Dahl v. MGMMIRAGE, A512447, District Court, Clark County, Nevada. — Carol Davis Zucker was co-counsel for the successful employer in obtaining summary judgment in a case involving construction of an executive-level employment contract. The court''''s ruling involved construction and standards of proof of a "just cause" for termination provision. Approximately $1 million was at issue. This is an important precedent for informal citation to district courts.
Marcoz v. Summa Corporation, 106 Nev. 737, 801 Pl2d 1346 (1990) — Carol Davis Zucker was counsel for the successful employer in a case of first impression in Nevada on the tort claim for bad faith discharge from employment. While the Nevada Supreme Court had previous found to exist a narrowly-delineated claim for tortious bad faith discharge where an employee was terminated in order to deprive him of retirement benefits, the Supreme Court in Marcoz significantly limited that tort. The Court held that, where the retirement plan was covered by the federal Employee Retirement Income Security Act (as are most such plans), the tortious discharge claim is preempted by ERISA. The importance of that case is shown by the fact the court has not expaneded the bad faith discharge claim since Marcoz.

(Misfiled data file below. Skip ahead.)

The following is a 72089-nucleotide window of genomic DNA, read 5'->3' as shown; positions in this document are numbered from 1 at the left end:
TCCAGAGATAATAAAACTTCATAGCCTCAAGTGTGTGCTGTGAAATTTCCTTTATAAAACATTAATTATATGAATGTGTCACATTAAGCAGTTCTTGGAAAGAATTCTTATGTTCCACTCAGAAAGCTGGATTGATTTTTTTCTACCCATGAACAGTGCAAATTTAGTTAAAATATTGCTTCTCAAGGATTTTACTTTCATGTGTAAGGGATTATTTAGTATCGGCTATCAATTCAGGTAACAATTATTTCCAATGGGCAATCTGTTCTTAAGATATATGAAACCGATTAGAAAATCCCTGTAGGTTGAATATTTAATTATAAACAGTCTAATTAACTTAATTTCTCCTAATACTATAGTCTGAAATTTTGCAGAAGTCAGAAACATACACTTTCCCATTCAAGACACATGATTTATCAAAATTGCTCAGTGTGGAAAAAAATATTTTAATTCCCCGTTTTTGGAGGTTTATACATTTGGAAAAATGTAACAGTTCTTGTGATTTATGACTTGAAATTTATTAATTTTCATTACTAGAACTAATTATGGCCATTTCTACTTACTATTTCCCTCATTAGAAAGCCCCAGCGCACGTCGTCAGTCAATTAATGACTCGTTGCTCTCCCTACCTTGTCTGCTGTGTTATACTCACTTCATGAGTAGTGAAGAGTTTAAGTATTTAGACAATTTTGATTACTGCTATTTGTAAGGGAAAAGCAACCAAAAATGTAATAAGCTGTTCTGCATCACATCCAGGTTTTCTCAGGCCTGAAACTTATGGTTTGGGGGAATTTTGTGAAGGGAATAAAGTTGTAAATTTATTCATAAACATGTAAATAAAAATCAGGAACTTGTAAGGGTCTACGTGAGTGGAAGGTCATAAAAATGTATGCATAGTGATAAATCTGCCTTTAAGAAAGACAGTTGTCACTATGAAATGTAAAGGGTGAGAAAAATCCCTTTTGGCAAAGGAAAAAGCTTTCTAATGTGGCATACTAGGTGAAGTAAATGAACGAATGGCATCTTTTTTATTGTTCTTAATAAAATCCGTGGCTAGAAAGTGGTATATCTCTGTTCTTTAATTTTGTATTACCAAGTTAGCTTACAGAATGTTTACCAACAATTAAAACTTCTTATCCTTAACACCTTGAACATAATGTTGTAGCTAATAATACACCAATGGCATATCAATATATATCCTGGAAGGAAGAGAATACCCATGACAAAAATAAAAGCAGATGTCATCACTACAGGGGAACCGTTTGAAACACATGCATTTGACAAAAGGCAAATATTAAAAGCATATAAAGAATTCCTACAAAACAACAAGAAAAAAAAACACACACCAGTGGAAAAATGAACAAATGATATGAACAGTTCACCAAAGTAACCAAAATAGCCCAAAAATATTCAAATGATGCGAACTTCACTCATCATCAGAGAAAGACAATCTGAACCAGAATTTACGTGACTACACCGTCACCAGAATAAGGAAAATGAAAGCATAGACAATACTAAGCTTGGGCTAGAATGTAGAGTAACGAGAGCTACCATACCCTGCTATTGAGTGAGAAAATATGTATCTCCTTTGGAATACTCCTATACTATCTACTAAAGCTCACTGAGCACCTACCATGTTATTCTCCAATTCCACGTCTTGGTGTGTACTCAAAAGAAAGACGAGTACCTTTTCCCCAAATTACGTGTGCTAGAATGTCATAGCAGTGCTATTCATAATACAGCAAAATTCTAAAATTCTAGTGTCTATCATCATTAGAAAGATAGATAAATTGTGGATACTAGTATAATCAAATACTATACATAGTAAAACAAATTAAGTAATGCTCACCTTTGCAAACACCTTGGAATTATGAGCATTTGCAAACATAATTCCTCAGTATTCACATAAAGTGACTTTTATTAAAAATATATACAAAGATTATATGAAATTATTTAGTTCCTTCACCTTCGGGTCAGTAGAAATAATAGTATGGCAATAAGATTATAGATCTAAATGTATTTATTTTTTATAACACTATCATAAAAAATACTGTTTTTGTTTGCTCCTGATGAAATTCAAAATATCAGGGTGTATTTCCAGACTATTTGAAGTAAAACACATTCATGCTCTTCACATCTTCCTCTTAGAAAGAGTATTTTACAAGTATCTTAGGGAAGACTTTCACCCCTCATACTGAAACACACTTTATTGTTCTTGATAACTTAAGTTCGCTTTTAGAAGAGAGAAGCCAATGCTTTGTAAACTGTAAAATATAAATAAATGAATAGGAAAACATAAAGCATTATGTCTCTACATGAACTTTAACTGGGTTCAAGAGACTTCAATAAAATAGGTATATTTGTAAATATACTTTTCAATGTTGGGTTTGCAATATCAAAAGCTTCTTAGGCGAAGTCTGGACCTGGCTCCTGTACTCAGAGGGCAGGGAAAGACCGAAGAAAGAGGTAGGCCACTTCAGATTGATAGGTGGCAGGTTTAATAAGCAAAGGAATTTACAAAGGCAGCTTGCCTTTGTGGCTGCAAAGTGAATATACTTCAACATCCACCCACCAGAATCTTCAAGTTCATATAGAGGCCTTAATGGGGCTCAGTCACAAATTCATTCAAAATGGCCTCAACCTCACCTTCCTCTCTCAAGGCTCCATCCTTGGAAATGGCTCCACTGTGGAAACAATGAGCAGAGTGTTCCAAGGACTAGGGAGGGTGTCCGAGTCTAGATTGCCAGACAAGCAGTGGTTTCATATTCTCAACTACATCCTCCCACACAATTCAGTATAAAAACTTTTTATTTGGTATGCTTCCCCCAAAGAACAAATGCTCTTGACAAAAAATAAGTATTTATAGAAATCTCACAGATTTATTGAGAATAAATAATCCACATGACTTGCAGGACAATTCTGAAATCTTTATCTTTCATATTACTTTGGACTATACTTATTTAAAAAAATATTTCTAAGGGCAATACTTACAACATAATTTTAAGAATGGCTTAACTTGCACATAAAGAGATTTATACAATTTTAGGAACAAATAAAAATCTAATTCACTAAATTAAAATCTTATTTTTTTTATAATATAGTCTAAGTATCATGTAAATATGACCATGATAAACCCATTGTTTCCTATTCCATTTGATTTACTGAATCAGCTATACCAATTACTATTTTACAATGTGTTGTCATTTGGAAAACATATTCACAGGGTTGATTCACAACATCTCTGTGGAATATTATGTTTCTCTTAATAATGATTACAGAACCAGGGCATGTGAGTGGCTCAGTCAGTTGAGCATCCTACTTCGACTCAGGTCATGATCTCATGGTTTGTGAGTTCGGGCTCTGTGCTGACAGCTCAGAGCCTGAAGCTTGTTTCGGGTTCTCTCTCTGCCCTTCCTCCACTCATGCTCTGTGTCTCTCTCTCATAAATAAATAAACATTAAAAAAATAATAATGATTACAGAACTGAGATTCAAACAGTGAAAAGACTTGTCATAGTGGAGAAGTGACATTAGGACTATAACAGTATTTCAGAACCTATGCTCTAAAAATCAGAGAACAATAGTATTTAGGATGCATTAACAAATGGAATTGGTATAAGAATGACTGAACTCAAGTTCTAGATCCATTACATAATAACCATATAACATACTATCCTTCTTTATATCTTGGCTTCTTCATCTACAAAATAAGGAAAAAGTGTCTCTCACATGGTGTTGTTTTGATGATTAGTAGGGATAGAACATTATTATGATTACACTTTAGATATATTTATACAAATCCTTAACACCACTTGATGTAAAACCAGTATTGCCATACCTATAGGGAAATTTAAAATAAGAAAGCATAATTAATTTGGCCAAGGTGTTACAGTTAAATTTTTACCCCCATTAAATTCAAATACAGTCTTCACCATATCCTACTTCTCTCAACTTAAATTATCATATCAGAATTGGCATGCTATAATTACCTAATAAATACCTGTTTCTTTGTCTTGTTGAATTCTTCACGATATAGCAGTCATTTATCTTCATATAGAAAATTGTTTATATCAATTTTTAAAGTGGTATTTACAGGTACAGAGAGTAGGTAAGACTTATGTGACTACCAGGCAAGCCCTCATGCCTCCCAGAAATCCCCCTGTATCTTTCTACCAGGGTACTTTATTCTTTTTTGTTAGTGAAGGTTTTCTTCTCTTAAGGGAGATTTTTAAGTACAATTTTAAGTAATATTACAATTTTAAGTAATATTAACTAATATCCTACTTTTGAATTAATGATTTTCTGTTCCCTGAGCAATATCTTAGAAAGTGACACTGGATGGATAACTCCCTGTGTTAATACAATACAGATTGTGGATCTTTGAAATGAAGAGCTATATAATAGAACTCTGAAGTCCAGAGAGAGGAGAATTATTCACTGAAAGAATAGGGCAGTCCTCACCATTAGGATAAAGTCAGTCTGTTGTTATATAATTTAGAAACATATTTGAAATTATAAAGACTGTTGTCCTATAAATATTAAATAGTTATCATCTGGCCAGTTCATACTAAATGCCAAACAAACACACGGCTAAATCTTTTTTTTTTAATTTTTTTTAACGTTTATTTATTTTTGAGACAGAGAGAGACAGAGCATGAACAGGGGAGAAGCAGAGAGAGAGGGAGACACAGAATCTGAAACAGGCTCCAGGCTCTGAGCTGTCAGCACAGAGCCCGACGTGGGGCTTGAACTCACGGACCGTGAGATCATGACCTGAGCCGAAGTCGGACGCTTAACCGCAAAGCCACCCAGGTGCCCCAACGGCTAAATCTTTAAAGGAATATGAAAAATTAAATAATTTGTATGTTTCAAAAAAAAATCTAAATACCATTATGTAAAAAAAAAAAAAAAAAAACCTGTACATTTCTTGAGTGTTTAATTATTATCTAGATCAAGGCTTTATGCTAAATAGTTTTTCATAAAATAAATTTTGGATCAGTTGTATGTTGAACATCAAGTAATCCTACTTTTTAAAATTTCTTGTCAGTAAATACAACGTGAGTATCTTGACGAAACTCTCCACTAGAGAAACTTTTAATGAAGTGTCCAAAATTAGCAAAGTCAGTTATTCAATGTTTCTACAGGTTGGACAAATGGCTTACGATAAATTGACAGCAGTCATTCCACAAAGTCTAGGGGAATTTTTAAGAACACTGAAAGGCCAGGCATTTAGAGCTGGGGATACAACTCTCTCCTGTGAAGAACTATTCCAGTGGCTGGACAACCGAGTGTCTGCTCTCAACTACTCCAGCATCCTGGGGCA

Breeden v. Clark County School District, 532 U.S. 268 (2001) — Carol Davis Zucker was lead counsel for the successful employer before the United States Supreme Court. Winning the case at the Writ of Certiorari stage, the case established imporant precedents for Title VII workplace retaliation cases, including proof standards, as well as sexual harassment cases. The case has become an important precedent (cited frequently in decisions and briefs) defining the role in proof of retaliation of the "timing" element in retaliation cases, holding that where an employer action is contemplated before the employee engages in protected activity, the resulting action is not retaliatory as a matter of law. The Court also held that the plaintiff''s report of alleged sexual harassment was not reasonable as a matter of law, stating that conduct must be "extremely serious" to be considered "sexual harassment."